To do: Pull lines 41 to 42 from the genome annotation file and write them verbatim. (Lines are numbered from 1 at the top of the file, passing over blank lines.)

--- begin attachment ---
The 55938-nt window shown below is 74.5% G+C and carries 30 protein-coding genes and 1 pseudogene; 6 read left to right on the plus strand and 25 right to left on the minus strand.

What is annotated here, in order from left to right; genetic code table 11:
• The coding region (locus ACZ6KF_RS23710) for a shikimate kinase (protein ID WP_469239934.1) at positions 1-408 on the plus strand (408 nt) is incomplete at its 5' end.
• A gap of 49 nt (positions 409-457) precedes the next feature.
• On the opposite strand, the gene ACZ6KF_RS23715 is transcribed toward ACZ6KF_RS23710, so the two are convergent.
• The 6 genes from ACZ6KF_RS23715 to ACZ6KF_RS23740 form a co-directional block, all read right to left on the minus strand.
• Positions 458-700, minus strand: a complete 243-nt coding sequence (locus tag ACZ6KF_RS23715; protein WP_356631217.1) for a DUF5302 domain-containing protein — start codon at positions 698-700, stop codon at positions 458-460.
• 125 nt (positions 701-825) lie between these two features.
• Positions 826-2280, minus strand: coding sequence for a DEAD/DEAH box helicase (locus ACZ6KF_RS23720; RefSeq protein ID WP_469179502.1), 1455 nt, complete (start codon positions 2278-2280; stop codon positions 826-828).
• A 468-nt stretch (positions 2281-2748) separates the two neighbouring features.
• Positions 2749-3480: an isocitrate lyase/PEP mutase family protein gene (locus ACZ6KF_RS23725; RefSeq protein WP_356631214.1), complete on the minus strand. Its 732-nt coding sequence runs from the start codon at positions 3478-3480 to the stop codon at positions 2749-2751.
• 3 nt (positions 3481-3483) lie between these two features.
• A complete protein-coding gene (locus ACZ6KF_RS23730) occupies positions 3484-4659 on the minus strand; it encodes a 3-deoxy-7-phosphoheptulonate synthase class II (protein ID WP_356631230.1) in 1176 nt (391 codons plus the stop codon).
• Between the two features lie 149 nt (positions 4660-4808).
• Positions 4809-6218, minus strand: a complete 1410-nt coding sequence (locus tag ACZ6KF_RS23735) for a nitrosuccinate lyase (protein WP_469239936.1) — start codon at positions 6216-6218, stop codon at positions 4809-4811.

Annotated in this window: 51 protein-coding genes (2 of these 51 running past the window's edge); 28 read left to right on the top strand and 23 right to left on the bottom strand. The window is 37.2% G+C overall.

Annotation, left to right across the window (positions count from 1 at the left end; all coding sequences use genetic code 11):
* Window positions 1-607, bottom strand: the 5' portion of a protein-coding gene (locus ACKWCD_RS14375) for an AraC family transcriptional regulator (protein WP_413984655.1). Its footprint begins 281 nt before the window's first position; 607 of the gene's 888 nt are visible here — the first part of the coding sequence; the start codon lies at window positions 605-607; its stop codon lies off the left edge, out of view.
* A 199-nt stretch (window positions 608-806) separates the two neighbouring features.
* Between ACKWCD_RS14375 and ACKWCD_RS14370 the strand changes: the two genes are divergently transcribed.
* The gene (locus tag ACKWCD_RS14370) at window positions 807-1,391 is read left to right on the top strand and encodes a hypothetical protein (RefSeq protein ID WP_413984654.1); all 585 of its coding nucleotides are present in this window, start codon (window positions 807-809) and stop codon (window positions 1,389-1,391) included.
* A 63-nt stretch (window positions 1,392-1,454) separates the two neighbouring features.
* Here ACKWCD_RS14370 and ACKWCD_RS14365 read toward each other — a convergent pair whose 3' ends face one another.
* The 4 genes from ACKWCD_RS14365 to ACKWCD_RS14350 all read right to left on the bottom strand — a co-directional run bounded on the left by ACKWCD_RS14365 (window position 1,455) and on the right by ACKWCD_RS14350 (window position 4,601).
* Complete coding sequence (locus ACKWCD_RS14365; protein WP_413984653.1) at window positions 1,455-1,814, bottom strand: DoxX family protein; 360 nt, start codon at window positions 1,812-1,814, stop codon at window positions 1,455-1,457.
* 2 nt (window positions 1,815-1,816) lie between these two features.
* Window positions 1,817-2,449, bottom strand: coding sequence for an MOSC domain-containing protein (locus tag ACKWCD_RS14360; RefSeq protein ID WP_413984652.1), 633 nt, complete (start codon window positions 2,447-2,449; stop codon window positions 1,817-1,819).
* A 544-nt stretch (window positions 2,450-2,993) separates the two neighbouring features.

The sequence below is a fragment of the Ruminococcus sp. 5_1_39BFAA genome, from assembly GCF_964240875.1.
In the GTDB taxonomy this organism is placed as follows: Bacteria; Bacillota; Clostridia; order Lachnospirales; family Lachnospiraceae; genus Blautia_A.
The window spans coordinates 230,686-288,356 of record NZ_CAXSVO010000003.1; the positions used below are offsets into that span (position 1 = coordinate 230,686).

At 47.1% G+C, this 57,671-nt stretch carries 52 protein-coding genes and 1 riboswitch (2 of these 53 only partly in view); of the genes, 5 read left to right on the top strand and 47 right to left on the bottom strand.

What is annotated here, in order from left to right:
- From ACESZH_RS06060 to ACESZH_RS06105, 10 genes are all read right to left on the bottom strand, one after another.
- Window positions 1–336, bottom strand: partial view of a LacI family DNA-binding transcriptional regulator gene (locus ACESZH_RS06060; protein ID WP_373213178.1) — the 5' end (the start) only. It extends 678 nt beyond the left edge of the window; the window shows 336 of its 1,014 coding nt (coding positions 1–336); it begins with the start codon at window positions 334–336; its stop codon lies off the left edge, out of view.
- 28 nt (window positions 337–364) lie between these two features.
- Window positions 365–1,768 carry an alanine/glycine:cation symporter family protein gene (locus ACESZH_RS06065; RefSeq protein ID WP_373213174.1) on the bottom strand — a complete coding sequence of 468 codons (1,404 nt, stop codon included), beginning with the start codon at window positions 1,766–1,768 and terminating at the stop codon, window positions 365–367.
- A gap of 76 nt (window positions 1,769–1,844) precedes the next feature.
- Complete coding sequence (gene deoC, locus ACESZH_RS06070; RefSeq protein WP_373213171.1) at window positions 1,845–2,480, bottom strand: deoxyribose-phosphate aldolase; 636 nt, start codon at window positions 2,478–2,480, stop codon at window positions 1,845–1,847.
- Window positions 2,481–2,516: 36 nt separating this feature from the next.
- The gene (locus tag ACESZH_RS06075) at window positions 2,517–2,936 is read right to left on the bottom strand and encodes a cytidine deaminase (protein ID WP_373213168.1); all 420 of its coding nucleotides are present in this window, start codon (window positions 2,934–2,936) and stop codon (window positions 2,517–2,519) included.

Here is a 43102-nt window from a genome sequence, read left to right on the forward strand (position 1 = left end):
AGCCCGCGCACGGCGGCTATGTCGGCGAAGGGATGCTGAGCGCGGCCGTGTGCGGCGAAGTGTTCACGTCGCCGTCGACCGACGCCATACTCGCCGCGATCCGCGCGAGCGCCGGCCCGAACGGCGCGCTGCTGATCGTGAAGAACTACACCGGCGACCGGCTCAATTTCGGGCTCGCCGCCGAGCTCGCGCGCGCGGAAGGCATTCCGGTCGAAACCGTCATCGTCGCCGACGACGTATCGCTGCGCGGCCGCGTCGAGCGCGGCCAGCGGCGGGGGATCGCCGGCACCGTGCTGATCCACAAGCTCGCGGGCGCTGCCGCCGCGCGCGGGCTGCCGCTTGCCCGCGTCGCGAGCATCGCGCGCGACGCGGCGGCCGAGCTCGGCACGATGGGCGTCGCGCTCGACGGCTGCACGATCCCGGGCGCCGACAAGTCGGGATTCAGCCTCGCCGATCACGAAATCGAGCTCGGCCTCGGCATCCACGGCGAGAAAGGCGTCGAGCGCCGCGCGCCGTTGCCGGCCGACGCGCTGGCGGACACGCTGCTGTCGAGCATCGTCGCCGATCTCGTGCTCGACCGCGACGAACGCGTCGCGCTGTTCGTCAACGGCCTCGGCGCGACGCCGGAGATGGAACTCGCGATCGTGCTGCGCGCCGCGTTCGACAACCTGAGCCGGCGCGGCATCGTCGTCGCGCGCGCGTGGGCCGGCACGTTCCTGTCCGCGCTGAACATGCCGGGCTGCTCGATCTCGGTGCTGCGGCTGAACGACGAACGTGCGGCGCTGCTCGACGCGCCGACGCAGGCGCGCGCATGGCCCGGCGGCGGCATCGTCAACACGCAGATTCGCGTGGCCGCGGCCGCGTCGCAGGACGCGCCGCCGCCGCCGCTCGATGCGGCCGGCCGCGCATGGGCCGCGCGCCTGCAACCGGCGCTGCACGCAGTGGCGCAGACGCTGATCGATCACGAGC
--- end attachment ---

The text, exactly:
- The gene (locus tag ACESZH_RS06075) at window positions 2,517–2,936 is read right to left on the bottom strand and encodes a cytidine deaminase (protein ID WP_373213168.1); all 420 of its coding nucleotides are present in this window, start codon (window positions 2,934–2,936) and stop codon (window positions 2,517–2,519) included.

Here is a 43102-nt window from a genome sequence, read left to right on the forward strand (position 1 = left end):